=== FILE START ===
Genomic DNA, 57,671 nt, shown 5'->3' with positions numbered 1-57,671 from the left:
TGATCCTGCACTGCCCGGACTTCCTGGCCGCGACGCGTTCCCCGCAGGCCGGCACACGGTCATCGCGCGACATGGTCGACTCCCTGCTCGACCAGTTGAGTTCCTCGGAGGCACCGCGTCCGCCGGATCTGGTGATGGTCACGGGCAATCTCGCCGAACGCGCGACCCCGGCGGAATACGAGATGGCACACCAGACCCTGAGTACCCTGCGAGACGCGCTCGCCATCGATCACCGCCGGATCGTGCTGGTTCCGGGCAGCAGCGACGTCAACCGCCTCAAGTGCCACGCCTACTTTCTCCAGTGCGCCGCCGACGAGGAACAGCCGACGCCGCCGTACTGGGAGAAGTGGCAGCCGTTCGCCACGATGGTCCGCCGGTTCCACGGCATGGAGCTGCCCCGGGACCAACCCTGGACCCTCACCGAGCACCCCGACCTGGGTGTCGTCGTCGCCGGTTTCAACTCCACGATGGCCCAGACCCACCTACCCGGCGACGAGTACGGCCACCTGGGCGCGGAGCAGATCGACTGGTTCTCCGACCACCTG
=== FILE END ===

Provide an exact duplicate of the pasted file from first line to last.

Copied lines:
Genomic DNA, 57,671 nt, shown 5'->3' with positions numbered 1-57,671 from the left:
TGATCCTGCACTGCCCGGACTTCCTGGCCGCGACGCGTTCCCCGCAGGCCGGCACACGGTCATCGCGCGACATGGTCGACTCCCTGCTCGACCAGTTGAGTTCCTCGGAGGCACCGCGTCCGCCGGATCTGGTGATGGTCACGGGCAATCTCGCCGAACGCGCGACCCCGGCGGAATACGAGATGGCACACCAGACCCTGAGTACCCTGCGAGACGCGCTCGCCATCGATCACCGCCGGATCGTGCTGGTTCCGGGCAGCAGCGACGTCAACCGCCTCAAGTGCCACGCCTACTTTCTCCAGTGCGCCGCCGACGAGGAACAGCCGACGCCGCCGTACTGGGAGAAGTGGCAGCCGTTCGCCACGATGGTCCGCCGGTTCCACGGCATGGAGCTGCCCCGGGACCAACCCTGGACCCTCACCGAGCACCCCGACCTGGGTGTCGTCGTCGCCGGTTTCAACTCCACGATGGCCCAGACCCACCTACCCGGCGACGAGTACGGCCACCTGGGCGCGGAGCAGATCGACTGGTTCTCCGACCACCTG